Field Note #84: Meeting Bishnu Maya Pariyar: A Powerful Conversation
Bishnu Maya Pariyar looked at me with a gentle smile on her face, but she was clueless about who I was. After I introduced myself, she realized that I belonged to the organization that constructed a tube-well in her community after years and years of crisis. After a moment of silence, she asked, “Babu, sanchai hununcha?” Son, how are you? I replied, “Sanchai chu Ama.” I am fine, mother. I wanted to know more about her, but I had to consider cultural sensitivity. So, I started raising the topic very calmly. I wanted to make sure that she didn’t feel uncomfortable sharing her story to a strange person. I started asking questions about her family members and the way she responded made me feel like she didn’t have any kind of hesitation. It was a positive sign and a lucky day for me.
Currently, Bishnu Maya Pariyar is living with her granddaughter in a small hut. She gets a monthly old-age allowance, and this is the only source she depends upon. The money that she had saved from her allowances helped her to buy straw and bamboo for the construction of the hut. “It’s a small hut but at least it keeps me safe from the wild animals and blistering heat, something is better than nothing,” she said.
As she was feeling comfortable with me, she started sharing about her family. She had two sons, the elder one passed away a few years back in a tragic accident, and the younger son left home 17 years ago. According to her, he is living somewhere in India. The days since her younger son left her have turned into months and months into years, but she hasn't heard from him yet. As she spoke, I observed the pain in her eyes.
Suddenly, I was wordless but I had to let her know what I was thinking. “Do you hope that he will be back someday?” I asked. She took deep breath and said, “I don't know, 17 years is a long period of time, but I hope I could see him before I lay in my deathbed.” This answer really moved me. She raised him and sacrificed for him all of her life. Now, she is old, gets depressed and cries because she loves him more than anything else. Love, time and respect are the three things she couldn't get from her son when she needed it most. She said she can manage with the heat and hunger, but it is really hard to manage the emotional pain that she has faced for the past 17 years.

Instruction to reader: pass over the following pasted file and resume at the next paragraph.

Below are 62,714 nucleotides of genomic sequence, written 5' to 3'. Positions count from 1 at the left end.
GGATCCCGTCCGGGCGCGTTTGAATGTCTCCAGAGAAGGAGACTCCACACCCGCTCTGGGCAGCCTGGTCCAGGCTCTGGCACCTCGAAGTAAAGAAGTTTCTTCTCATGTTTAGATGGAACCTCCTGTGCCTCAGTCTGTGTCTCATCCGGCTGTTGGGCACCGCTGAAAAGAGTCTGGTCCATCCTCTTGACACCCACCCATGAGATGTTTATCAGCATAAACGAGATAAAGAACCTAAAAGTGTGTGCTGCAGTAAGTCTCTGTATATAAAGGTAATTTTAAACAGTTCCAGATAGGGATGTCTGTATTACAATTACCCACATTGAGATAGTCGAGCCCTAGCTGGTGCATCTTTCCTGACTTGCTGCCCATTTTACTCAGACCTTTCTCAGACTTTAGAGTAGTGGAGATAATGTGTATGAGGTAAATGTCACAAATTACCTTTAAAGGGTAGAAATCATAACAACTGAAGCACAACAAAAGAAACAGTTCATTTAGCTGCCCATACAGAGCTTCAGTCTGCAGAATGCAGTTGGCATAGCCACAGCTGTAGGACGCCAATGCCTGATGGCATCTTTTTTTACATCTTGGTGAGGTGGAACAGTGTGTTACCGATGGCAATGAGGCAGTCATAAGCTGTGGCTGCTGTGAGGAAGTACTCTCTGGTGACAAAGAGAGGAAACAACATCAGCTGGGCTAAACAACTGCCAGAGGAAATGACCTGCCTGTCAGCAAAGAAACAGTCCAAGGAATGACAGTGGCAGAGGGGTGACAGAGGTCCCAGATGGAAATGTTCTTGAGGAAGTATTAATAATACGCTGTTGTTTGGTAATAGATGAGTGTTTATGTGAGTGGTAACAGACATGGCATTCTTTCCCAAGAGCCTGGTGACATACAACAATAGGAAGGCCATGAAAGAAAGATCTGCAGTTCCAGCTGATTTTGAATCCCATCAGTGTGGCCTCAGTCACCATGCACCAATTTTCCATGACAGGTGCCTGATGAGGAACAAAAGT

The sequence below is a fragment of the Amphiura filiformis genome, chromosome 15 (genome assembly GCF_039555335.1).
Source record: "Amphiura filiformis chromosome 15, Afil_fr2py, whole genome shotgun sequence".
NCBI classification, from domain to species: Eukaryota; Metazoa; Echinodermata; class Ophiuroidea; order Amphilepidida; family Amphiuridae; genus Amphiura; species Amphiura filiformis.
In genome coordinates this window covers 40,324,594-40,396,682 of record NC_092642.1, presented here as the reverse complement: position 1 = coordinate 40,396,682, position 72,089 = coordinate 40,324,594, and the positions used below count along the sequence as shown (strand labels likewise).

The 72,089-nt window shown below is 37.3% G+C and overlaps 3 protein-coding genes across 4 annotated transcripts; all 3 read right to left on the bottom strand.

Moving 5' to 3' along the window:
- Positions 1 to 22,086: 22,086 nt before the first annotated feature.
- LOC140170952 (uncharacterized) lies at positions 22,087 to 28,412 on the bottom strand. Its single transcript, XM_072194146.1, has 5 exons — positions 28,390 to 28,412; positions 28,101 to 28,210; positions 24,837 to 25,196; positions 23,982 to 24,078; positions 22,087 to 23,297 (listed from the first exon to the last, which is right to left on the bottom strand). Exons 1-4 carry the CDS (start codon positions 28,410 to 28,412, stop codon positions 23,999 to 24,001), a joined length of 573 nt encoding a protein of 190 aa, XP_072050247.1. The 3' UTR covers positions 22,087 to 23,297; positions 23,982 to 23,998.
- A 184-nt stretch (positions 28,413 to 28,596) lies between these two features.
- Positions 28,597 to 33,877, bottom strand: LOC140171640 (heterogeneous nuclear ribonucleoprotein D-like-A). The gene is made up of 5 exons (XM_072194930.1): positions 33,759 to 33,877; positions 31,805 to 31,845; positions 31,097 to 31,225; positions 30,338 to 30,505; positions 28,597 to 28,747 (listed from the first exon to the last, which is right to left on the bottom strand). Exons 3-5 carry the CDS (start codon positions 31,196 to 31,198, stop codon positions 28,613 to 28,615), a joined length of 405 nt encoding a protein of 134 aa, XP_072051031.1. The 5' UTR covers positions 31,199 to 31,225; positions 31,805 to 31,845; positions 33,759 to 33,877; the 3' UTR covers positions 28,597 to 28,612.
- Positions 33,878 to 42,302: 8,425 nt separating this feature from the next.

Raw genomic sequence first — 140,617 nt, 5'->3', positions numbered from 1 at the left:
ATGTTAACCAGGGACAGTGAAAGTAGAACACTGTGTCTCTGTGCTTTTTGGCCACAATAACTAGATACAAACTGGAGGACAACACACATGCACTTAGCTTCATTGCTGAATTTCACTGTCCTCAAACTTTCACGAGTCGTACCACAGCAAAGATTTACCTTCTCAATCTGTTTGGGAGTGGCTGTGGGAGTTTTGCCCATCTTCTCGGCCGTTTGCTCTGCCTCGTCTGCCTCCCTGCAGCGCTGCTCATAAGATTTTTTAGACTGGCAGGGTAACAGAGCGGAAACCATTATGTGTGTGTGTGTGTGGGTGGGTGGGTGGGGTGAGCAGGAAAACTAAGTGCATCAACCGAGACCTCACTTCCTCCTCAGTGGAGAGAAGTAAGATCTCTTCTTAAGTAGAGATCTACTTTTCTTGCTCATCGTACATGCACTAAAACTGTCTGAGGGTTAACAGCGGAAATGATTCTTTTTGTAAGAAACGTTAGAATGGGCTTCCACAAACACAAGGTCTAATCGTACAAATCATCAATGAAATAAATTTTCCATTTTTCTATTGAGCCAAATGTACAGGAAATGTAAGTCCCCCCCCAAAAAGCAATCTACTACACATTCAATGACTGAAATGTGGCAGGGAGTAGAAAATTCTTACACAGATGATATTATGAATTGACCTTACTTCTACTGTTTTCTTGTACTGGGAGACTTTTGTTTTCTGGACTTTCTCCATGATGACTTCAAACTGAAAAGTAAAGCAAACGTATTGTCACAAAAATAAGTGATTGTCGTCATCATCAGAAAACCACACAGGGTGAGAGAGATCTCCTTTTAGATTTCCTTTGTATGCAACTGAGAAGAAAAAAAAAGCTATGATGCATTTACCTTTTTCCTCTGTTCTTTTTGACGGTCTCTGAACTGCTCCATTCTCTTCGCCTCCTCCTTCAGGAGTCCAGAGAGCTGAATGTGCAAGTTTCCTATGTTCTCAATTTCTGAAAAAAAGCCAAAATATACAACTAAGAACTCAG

After our conversation, her parting words left me speechless, “I try to figure out why my son doesn’t include me in his life. When exactly did this happen, over time or all of a sudden? Wasn't I a good mother? Haven't I not always been there when he always needed me? How can this be? I didn't know I was carrying all this pain in my heart.”
I can’t imagine the pain she has born for the past 17 years, with the loss of her elder son and her younger one missing. This is just a one side of the story, and I wonder how would it look from the perspective of her younger son. Is he even alive? Or may be he’s in some kind of trouble. God knows. Though she had to face all these sorrows, I am glad that she has access to clean water. Now, she doesn’t have to bother walking a mile or two just to fill a bucket of water. Just a couple of steps from her house there is clean water. She expresses her gratefulness to Wine To Water for taking such a huge step toward re-development in her community.